SO YOU THINK YOU CAN CHOREOGRAPH – SYDNEY MORNING HERALD
July 10, 2014
By Philippa Hawker
“Awards are a little bit like executions in the 18th century,” says Marten Spangberg. ”They bring in an audience.’’
Spangberg is a member of the judging panel for the Keir Choreographic Award, a new biennial prize in the contemporary dance area. He has come from Sweden to take part in the penultimate stage of the process. Eight works are now being presented in front of judges and audiences at Melbourne’s Dancehouse. Four semi-finalists will be announced on Sunday and the finals will be at Sydney’s Carriageworks from July 16 to 19.
This might sound like a So You Think You Can Choreograph situation – but talking to Spangberg and a fellow judge, Melbourne choreographer and teacher Becky Hilton, it becomes clear that they are taking a broad view of where the award might lead.
When she became involved, Hilton says, “to me the appealing thing was that eight people would get resources and money to start making something’’.
The award is funded by the Keir Foundation, set up by entrepreneur and philanthropist Phillip Keir. He came up with the idea, he says, ‘‘because I wanted to give a much higher profile to contemporary choreography. I noticed that in Australia alone there are about 150 prizes of various sorts, and it suddenly occurred to me that there wasn’t a single award in the contemporary choreographic space” – apart from broad-based performing arts awards.
He wanted a national award with an equitable judging process. From this came the idea of commissions, so that works could be judged in the same place at the same time. ‘‘Is competition a good message to send to artists?’’ he asked himself, and decided that if it were in the form of new commissions, with financial support, then the answer was yes.
He also decided that the process should take “every two years, which seems more sustainable – if you did it every year, the cycle would be too tight”.
The award includes a cash prize of $30,000; there is also an audience choice award of $10,000.
Submissions were invited earlier this year: they had to come from professional artists with an established practice, who were asked to provide a five-minute video pitch with a choreographic idea of 20 minutes’ duration.
Seventy-seven applications came from dancers, choreographers and visual artists around Australia. In April, eight finalists were announced, a mixture of dancers, choreographers and visual artists: Matthew Day, Atlanta Eke, Shaun Gladwell, James Batchelor, Sarah Aiken, Brooke Stamp, Tim Darbyshire and Jane McKernan.
The submission process was very open, Hilton says, compared to the narrower restrictions that funding bodies require – and that undoubtedly encourages creativity.
Having seen the first four performances, she says, “There is an energy about what I’m seeing. You can feel that the work is really new and unsettled.” She would like to think that longer works could be developed or commissioned from the award performances.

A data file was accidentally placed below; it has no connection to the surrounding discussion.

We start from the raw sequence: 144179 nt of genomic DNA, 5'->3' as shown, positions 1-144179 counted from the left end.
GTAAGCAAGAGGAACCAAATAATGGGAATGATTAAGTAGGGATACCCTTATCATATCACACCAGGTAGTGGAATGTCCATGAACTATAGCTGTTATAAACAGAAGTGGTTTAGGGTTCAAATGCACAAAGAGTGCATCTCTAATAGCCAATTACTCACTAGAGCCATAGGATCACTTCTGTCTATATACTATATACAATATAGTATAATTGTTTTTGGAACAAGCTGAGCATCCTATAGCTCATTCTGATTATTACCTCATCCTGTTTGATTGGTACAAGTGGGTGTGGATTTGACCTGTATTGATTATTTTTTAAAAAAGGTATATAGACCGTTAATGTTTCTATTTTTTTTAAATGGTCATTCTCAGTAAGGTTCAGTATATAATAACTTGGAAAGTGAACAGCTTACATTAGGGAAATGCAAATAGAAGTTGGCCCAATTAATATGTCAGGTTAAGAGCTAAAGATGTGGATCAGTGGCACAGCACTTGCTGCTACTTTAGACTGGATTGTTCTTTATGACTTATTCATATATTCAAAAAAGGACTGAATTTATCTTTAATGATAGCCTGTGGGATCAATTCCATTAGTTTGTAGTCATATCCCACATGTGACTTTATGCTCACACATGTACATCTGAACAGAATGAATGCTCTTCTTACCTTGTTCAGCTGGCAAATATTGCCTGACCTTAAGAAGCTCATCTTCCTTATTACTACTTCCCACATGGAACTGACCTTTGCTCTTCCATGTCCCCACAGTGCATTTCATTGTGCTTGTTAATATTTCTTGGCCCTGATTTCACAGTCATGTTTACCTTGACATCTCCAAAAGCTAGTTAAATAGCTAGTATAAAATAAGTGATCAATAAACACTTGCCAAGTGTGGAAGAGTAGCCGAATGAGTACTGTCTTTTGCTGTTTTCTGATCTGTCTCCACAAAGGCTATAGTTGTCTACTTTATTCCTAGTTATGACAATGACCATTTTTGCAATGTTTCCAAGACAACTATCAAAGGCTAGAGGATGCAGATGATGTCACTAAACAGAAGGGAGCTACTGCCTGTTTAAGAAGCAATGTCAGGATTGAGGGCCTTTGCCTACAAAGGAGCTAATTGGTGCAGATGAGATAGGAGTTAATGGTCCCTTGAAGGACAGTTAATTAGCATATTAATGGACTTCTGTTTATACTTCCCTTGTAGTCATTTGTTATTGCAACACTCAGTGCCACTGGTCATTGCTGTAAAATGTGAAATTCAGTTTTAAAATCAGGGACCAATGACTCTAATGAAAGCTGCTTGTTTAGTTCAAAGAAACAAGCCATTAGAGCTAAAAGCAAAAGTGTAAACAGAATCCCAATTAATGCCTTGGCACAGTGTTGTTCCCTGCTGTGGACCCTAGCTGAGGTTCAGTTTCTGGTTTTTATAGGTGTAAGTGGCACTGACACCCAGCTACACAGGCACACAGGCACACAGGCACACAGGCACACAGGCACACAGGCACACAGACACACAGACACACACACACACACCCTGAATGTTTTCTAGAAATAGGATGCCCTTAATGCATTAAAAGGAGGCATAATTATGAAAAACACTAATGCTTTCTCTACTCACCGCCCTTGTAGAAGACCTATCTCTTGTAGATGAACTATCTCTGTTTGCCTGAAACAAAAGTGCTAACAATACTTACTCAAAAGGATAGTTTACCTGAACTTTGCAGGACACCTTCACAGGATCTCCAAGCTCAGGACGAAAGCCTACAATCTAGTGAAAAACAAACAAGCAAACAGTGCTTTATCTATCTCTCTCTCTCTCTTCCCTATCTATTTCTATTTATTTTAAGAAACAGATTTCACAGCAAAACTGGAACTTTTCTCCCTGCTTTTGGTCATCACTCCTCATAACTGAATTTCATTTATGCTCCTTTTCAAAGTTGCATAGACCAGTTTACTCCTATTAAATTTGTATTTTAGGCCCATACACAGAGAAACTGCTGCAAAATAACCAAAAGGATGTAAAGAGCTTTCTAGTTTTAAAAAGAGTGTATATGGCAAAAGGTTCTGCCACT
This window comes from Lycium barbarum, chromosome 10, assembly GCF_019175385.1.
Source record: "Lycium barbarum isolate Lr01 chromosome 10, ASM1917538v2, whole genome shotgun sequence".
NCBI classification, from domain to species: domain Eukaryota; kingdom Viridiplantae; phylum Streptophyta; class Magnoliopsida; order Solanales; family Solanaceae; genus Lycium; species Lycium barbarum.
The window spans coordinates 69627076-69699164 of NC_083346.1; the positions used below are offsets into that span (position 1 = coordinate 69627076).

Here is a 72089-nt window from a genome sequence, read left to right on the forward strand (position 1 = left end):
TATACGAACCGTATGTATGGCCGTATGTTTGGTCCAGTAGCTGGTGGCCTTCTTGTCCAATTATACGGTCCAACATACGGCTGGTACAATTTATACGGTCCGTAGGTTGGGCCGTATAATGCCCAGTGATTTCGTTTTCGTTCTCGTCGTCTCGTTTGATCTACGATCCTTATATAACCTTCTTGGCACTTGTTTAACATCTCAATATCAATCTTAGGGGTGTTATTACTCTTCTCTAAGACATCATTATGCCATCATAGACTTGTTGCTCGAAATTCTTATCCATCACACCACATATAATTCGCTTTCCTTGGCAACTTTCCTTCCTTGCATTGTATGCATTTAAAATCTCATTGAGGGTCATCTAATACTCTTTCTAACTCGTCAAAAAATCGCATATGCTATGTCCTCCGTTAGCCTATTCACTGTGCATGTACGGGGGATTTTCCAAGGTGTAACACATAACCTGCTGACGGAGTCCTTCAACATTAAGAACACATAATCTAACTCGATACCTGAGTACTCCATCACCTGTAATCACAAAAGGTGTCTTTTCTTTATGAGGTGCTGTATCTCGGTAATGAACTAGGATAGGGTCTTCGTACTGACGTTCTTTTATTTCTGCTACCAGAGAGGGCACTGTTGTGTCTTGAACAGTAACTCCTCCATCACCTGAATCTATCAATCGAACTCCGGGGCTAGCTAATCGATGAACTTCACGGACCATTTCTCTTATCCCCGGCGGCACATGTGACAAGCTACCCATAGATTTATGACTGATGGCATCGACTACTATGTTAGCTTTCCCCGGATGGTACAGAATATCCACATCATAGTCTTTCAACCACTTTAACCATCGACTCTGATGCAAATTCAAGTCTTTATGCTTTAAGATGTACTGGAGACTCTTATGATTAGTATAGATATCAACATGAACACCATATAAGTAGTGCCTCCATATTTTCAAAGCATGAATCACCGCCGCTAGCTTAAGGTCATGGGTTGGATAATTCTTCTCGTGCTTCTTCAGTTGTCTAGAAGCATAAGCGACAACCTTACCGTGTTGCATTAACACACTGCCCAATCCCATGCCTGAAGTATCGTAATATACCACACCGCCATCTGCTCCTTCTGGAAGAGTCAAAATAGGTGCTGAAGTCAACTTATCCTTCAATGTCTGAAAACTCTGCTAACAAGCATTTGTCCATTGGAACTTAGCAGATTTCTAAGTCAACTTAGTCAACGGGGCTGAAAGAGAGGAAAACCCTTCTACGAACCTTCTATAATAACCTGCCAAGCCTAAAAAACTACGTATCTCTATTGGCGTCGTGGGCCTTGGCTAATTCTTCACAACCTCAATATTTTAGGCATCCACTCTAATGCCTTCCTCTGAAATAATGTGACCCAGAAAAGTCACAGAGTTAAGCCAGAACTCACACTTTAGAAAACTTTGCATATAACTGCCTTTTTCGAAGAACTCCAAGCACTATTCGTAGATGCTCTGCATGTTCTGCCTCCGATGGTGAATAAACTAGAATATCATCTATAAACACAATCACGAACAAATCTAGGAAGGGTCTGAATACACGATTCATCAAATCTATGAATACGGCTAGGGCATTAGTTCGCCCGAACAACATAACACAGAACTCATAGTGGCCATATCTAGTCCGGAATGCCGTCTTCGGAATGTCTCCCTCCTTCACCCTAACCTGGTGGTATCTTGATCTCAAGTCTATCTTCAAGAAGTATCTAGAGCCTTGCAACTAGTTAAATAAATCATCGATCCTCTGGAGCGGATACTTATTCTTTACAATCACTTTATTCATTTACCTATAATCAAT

The judging panel is a mixture of local and international names: alongside Spangberg, Hilton and Keir, are Matthew Lyons, a curator from New York’s culture hub The Kitchen, and Josephine Ridge, creative director of the Melbourne Festival. The international presence is important, Hilton says, ‘‘because we get really hermetic here. We are an island, we are a long way away, we get the same people on the same panels.’’
As to the competitive aspect, Hilton and Spangberg are keen to put it in a context. For Spangberg, “evaluation and jury work can be seen as a kind of mode of production rather than selection. What I am doing here, since I have nothing to lose, is also passing over bits and pieces of a canon from Europe, bits and pieces of knowledge that I think can be relevant and interesting for people here.”
The Keir Award is a unique event, but there is also an element of continuity with what he does every day, he says. First of all, he started out as a dance critic and spent six years filing reviews for a newspaper: secondly, “in the studio we make decisions, selections, choices all the time”.
The judges’ decisions, Hilton says, will emerge “not by a coming up with series of scores that someone goes away and tallies. It’s going to happen in conversation, in relationship to each other and all our different histories.”
And judging by the lively to and fro between Spangberg and Hilton, it is going to be an interesting, intense, wide-ranging conversation. They range over, among other things, the nature of choice, the exercise of judgment, the essence of a competitive situation, the timing of decisions, the importance of intuition and the difference between a choreographic award and the World Cup. And they come back, more than once, to what that hope the enterprise can lead to.
“Normally what an award does is that it produces mainstream stuff – right?” says Spangberg. For the Keir Award, “it would be great if it could produce experimental work”.
The Keir Choreographic Award semi-finals run until July 13 at Melbourne’s Dancehouse. The finals are at Sydney’s Carriageworks from July 16 to 19.
Image: Dancers James Batchelor and Sarah Aiken with philanthropist Phillip Keir, founder of the Keir Choreographic Award. Photo: Paul Jeffers